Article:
Given the environmental, research and security priorities in the Arctic Region Policy, it bears remembering that the U.S. Coast Guard currently has only three icebreakers, one of which - the Polar Star - is out of service. One need not adopt entirely Scott Borgerson's colorful characterization of the three as "a geriatric bunch desperately in need of revitalization and/or replacement" in his analysis today of the new policy, to see that the U.S. needs more and improved icebreaker capacity.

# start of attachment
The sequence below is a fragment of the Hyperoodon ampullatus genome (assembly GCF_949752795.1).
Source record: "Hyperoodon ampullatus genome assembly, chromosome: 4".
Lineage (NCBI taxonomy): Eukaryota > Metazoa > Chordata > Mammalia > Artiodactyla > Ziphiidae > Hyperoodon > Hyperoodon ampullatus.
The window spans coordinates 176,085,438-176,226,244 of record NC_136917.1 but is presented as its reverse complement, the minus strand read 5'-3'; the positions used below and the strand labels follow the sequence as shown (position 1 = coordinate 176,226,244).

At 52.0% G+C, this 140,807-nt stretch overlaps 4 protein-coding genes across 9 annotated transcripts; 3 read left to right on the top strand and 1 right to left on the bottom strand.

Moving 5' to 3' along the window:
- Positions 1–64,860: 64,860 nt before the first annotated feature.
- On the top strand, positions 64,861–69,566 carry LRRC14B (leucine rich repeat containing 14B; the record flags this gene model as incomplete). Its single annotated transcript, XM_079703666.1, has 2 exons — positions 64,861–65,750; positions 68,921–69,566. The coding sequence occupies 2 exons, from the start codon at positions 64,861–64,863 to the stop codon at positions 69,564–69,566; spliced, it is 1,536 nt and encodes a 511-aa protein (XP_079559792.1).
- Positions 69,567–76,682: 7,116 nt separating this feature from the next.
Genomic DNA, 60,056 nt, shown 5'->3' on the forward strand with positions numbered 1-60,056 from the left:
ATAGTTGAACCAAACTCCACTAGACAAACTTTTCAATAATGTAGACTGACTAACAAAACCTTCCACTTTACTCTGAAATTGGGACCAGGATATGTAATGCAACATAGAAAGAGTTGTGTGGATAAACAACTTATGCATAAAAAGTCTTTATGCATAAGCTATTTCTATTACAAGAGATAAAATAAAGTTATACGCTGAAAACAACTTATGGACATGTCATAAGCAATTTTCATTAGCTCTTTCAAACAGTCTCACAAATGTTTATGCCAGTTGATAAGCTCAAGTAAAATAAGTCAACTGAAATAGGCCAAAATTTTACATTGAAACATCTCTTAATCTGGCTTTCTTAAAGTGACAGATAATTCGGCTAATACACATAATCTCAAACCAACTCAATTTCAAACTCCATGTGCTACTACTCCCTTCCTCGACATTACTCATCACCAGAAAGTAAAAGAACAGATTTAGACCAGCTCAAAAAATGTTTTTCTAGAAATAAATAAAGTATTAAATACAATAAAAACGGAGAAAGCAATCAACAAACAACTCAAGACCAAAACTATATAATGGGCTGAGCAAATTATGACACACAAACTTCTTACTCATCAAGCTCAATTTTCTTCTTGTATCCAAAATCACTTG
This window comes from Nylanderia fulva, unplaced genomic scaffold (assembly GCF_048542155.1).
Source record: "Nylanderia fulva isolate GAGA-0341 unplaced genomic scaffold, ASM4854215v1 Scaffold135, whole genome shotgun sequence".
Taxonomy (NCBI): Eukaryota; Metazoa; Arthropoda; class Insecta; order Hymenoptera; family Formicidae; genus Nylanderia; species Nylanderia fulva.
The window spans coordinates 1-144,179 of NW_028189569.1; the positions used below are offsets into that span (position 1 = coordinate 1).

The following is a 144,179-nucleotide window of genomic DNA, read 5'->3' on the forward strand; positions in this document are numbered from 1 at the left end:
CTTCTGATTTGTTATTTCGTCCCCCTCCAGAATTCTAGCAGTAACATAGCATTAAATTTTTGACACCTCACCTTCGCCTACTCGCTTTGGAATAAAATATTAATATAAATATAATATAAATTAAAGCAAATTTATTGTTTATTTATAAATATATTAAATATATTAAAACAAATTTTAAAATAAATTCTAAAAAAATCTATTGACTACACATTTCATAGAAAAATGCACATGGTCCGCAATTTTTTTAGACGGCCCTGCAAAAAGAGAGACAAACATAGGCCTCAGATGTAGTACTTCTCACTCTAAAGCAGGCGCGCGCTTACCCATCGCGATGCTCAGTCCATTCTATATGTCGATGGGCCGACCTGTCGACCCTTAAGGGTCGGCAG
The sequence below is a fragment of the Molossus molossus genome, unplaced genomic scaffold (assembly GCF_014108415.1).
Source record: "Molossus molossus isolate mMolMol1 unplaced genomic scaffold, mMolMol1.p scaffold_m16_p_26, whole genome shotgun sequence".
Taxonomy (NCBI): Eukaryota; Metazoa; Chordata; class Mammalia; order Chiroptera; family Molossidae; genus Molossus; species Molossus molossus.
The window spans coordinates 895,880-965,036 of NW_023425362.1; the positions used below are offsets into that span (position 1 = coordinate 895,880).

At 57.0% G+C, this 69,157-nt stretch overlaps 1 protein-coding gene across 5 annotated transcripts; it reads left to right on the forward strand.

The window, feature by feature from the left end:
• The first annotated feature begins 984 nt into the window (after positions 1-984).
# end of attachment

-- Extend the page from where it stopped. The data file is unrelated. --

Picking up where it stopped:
According to the Coast Guard, The Polar Sea and Polar Star, both 399-foot polar class icebreakers, were "built in the 1970s and the newest and most technologically advanced icebreaker, the Cutter HEALY was added to the fleet in November 1999." The Healy, a 420-foot icebreaker, supports scientific research as one of its primary missions, including the mapping of the U.S. extended continental shelf discussed in much more detail elsewhere in this blog. This summer the National Academy of Sciences and the Pentagon's Pacific, Northern and Transportation commands were among those supporting calls to increase United States icebreaker capacity.